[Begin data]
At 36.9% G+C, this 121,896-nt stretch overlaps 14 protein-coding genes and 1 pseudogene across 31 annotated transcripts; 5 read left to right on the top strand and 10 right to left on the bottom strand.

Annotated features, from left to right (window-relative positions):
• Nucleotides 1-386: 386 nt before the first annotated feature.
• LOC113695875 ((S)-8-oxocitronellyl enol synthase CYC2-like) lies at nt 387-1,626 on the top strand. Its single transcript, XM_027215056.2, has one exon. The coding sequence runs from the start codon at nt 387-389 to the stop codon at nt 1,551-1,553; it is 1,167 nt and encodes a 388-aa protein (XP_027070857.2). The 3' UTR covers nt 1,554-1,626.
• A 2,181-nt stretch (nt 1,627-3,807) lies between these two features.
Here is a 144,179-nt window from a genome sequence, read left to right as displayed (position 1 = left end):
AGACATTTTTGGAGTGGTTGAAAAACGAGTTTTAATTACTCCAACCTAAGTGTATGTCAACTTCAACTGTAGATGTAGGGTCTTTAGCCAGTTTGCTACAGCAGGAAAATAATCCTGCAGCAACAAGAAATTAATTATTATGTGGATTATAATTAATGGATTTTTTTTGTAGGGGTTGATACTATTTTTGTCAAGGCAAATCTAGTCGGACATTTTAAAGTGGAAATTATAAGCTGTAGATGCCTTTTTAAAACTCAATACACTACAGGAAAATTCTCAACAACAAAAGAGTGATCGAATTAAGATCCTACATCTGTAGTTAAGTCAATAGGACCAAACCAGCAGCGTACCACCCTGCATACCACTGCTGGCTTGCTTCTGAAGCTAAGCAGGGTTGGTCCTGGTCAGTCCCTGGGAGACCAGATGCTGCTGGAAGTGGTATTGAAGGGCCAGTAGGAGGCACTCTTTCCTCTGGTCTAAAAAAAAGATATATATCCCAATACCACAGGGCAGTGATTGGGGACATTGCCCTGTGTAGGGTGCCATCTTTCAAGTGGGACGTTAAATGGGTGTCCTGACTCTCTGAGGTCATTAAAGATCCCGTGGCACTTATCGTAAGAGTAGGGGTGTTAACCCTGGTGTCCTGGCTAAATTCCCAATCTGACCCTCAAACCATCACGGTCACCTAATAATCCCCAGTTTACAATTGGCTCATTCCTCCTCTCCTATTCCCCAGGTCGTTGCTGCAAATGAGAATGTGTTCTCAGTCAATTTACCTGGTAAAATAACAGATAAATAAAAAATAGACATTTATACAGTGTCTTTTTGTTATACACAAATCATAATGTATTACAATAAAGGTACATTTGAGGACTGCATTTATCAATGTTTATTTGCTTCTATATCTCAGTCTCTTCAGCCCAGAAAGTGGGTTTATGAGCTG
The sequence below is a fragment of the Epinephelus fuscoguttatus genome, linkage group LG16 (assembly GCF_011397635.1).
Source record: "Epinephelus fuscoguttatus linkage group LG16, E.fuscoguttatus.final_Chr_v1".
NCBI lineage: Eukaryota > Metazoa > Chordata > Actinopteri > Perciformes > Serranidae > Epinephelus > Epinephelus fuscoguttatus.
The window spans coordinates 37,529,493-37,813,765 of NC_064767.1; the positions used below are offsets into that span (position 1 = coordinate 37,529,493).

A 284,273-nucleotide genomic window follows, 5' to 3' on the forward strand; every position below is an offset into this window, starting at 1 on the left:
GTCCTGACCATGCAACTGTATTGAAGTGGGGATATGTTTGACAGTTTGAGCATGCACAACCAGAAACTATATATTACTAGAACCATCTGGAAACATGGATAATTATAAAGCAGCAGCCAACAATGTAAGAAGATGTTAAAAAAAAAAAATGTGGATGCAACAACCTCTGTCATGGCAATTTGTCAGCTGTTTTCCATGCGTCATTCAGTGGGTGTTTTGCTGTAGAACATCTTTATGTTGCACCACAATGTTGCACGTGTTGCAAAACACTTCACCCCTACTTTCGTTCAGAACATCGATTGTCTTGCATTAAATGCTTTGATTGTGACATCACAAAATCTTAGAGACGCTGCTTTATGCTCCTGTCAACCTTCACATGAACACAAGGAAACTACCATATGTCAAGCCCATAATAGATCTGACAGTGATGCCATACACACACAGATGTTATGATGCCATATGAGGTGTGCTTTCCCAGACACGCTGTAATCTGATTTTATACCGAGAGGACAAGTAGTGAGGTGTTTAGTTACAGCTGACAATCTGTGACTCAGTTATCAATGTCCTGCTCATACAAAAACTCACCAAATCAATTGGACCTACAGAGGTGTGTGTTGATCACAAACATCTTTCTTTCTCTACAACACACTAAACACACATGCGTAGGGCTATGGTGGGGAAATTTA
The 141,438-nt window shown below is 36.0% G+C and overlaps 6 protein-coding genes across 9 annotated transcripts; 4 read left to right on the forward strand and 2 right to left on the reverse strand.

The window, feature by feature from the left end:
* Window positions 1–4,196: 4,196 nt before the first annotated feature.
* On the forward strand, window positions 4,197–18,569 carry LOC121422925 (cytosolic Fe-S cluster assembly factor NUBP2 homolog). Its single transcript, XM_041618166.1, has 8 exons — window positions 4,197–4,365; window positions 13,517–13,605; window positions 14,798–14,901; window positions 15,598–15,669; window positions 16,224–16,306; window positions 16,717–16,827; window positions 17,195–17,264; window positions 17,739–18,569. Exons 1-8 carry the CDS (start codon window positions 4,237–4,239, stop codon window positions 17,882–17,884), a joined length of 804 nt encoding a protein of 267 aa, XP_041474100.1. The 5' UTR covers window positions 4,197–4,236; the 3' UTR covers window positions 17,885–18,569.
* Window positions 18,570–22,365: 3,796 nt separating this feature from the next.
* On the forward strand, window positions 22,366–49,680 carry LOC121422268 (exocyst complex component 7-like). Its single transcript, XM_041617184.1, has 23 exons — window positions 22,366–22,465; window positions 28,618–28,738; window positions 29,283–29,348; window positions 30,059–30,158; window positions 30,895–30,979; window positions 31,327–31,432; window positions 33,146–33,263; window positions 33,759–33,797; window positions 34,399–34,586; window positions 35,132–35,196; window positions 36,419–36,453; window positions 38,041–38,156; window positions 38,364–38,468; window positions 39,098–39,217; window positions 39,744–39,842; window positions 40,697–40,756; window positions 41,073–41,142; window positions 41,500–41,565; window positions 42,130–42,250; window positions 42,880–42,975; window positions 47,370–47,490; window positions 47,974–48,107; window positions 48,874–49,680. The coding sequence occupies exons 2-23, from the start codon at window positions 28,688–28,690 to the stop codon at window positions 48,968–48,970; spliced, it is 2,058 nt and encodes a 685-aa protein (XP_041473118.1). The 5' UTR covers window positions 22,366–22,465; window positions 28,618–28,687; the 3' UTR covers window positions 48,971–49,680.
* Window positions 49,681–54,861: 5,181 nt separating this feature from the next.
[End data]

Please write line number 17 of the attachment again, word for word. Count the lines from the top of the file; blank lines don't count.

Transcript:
* On the forward strand, window positions 4,197–18,569 carry LOC121422925 (cytosolic Fe-S cluster assembly factor NUBP2 homolog). Its single transcript, XM_041618166.1, has 8 exons — window positions 4,197–4,365; window positions 13,517–13,605; window positions 14,798–14,901; window positions 15,598–15,669; window positions 16,224–16,306; window positions 16,717–16,827; window positions 17,195–17,264; window positions 17,739–18,569. Exons 1-8 carry the CDS (start codon window positions 4,237–4,239, stop codon window positions 17,882–17,884), a joined length of 804 nt encoding a protein of 267 aa, XP_041474100.1. The 5' UTR covers window positions 4,197–4,236; the 3' UTR covers window positions 17,885–18,569.